At the sign of the Barking lion...

St Nicholas, Hintlesham

At the sign of the Barking lion...

home index e-mail what's new?

www.suffolkchurches.co.uk - a journey through the churches of Suffolk

Hintlesham

Hintlesham chancel

   
   
St Nicholas (detail)   I had passed this big church regularly for fifteen years before I ever went inside. It stands on the busy Ipswich to Sudbury road in Hintlesham village, near to where the road goes through a series of gutwrenching 90 degree turns to circumnavigate the pile of Hintlesham Hall, and incidentally, to reveal the old field pattern by running along what were the sides and ends of the medieval strips. Hintlesham Hall was once the home of the Timperley family, but is now one of the county's most famous and expensive hotels.

I first went inside this church on a day in early April back in 2001. On that bright spring morning, the churchyard was full of greenness, and a richness I has not previously seen that year. On the south side of the church, ivy clustered enthusiastically over ancient graves, the grass was dark and luscious, the trees were coming into leaf, and in the air was a fecundity of which sex guru and one time resident of this parish, Henry Havelock Ellis, would doubtless have approved.

Coming back in 2009, I was not wholly surprised to discover that the ivy had been cleared from the graves, and indeed everything about the church and its graveyard spoke of love and care. And, as is often the way with such places, the church is open every day.

A modern porch hides the flint chequers of a typical Decorated south wall; and this is a typical Decorated church, and therefore not typical at all for Suffolk. The door opens into a rather dim, even mysterious interior, which is refreshingly unsanitised. It feels old. The benches make the nave feel rather crowded, but you step beneath the medieval rood beam into a chancel which has been cleared of all clutter. On the north side of the chancel is a rather remarkable object, a large table-top memorial now turned on end and bolted to the wall. It remembers Captayne John Timperley, son of Nicholas Timperley of Hintlesham Hall, for whose pyous memorie his loving wife caused this memoriall too too little to expresse either his deserte or her affection. It is, the inscription concludes, a silent and sadd epitaph writt in teares. Captayne John stands in full armour, his helmet and musket decorating the panelling of his portrait.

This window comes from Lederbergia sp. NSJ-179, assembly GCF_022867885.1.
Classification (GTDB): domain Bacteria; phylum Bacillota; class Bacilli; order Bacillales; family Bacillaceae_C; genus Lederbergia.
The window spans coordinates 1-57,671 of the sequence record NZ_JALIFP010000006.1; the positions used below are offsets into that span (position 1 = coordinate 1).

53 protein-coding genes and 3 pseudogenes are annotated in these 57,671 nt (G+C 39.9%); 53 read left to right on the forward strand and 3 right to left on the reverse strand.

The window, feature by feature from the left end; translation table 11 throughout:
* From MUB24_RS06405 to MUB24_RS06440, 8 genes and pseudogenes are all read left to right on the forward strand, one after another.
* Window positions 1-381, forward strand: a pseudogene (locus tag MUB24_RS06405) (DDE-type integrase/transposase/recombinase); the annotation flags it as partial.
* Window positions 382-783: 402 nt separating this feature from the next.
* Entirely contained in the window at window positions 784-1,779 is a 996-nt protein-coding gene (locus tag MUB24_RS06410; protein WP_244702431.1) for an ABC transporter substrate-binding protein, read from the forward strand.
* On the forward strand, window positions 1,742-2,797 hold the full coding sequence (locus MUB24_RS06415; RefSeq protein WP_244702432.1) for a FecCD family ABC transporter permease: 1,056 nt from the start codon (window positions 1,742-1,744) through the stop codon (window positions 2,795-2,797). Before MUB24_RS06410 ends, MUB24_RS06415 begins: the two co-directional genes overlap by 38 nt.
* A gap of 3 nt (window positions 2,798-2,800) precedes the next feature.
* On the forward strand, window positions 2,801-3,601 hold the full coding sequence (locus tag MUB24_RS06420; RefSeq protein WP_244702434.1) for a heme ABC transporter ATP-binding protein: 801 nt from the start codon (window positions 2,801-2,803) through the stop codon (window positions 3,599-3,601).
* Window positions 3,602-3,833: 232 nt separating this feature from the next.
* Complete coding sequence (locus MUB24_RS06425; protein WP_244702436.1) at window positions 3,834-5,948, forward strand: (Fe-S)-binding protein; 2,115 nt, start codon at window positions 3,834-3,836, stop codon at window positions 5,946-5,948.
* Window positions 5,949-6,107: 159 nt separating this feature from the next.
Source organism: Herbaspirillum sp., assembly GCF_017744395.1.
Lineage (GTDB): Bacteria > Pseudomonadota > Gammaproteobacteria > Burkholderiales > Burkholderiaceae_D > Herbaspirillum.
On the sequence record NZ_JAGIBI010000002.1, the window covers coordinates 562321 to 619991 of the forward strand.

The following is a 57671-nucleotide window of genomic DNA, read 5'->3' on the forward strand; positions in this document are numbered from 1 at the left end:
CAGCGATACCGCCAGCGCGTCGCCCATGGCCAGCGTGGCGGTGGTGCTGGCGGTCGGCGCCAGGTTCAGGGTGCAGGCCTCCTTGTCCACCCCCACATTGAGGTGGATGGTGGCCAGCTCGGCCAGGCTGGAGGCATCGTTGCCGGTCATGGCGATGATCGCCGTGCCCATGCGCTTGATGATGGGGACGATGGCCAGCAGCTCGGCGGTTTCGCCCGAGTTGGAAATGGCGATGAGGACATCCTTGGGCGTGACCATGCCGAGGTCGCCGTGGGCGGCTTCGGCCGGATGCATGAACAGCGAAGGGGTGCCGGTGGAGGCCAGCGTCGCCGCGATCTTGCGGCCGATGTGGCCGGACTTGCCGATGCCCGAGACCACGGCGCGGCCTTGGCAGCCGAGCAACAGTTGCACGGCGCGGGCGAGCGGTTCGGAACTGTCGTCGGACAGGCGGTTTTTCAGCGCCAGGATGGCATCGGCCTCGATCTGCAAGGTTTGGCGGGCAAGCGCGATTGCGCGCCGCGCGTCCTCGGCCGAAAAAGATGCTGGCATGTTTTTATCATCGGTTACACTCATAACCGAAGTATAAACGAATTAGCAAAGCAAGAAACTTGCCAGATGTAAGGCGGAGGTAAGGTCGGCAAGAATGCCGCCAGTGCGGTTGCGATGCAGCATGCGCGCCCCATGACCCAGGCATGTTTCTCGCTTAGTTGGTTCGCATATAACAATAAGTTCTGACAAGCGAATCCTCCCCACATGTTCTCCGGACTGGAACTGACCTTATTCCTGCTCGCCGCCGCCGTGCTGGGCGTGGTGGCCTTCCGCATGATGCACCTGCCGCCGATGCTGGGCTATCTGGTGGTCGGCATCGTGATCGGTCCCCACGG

Captayne John Timperley helmet and musket Captayne John Timperley Captayne John Timperley

Opposite to John Timperley, his father and grandfather are remembered with their wives and children on a rather battered alabaster memorial. The Timperleys were recusant Catholics, and seem to have reached some accomodation with the authorities that didn't involve them being hung, drawn or quartered, although they did lose all their property in the end. Unlike the Kytsons at Hengrave, of course, who seem to have had the power to negotiate themselves out of even this position. Curiously, the church guidebook, dated 2000, refers to the Timperleys as papists! Perhaps the writer didn't realise that this is a term of abuse.

There are some huge grotesque corbels in the chancel, and the squint in the north wall shows that the vestry was once a chapel, possibly a chantry to the Timperleys. It would have been converted to secular use in the 1540s. The stairway to the roodloft in the south wall is one of the best preserved in Suffolk, and its Tudor brick outline is excellent. It is interesting to see how far back the upper exit is set from the chancel arch. It must have been a big one, clearly intended for regular liturgical use. The Tudor brick shows that this stairway is late, and suggests the importance of the roodloft on the eve of the Reformation.